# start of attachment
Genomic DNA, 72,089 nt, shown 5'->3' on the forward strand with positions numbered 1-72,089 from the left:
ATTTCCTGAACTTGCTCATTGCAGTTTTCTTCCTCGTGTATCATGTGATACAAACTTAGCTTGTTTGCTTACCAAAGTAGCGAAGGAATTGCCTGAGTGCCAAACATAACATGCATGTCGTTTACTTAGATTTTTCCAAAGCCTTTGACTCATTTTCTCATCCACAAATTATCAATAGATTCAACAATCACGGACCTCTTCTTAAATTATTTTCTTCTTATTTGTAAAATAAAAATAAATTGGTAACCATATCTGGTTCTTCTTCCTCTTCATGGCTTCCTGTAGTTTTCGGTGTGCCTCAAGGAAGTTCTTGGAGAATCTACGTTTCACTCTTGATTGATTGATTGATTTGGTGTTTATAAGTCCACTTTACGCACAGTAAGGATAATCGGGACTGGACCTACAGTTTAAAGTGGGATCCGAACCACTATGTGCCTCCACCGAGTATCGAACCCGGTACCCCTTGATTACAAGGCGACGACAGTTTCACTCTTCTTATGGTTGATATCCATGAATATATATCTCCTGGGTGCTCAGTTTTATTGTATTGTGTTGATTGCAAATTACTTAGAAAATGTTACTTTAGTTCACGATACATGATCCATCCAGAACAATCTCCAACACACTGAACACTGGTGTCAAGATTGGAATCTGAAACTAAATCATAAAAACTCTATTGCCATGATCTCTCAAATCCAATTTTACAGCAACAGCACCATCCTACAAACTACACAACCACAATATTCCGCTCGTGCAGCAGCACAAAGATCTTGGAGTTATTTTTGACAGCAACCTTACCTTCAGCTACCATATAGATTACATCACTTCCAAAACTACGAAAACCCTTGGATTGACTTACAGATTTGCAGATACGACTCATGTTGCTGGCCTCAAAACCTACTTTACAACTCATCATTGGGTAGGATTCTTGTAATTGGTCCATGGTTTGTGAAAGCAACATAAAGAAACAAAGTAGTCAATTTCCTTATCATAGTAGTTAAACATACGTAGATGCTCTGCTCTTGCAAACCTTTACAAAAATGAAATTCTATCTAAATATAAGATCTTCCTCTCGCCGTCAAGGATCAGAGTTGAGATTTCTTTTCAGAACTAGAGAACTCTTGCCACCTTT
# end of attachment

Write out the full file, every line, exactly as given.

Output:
Genomic DNA, 72,089 nt, shown 5'->3' on the forward strand with positions numbered 1-72,089 from the left:
ATTTCCTGAACTTGCTCATTGCAGTTTTCTTCCTCGTGTATCATGTGATACAAACTTAGCTTGTTTGCTTACCAAAGTAGCGAAGGAATTGCCTGAGTGCCAAACATAACATGCATGTCGTTTACTTAGATTTTTCCAAAGCCTTTGACTCATTTTCTCATCCACAAATTATCAATAGATTCAACAATCACGGACCTCTTCTTAAATTATTTTCTTCTTATTTGTAAAATAAAAATAAATTGGTAACCATATCTGGTTCTTCTTCCTCTTCATGGCTTCCTGTAGTTTTCGGTGTGCCTCAAGGAAGTTCTTGGAGAATCTACGTTTCACTCTTGATTGATTGATTGATTTGGTGTTTATAAGTCCACTTTACGCACAGTAAGGATAATCGGGACTGGACCTACAGTTTAAAGTGGGATCCGAACCACTATGTGCCTCCACCGAGTATCGAACCCGGTACCCCTTGATTACAAGGCGACGACAGTTTCACTCTTCTTATGGTTGATATCCATGAATATATATCTCCTGGGTGCTCAGTTTTATTGTATTGTGTTGATTGCAAATTACTTAGAAAATGTTACTTTAGTTCACGATACATGATCCATCCAGAACAATCTCCAACACACTGAACACTGGTGTCAAGATTGGAATCTGAAACTAAATCATAAAAACTCTATTGCCATGATCTCTCAAATCCAATTTTACAGCAACAGCACCATCCTACAAACTACACAACCACAATATTCCGCTCGTGCAGCAGCACAAAGATCTTGGAGTTATTTTTGACAGCAACCTTACCTTCAGCTACCATATAGATTACATCACTTCCAAAACTACGAAAACCCTTGGATTGACTTACAGATTTGCAGATACGACTCATGTTGCTGGCCTCAAAACCTACTTTACAACTCATCATTGGGTAGGATTCTTGTAATTGGTCCATGGTTTGTGAAAGCAACATAAAGAAACAAAGTAGTCAATTTCCTTATCATAGTAGTTAAACATACGTAGATGCTCTGCTCTTGCAAACCTTTACAAAAATGAAATTCTATCTAAATATAAGATCTTCCTCTCGCCGTCAAGGATCAGAGTTGAGATTTCTTTTCAGAACTAGAGAACTCTTGCCACCTTT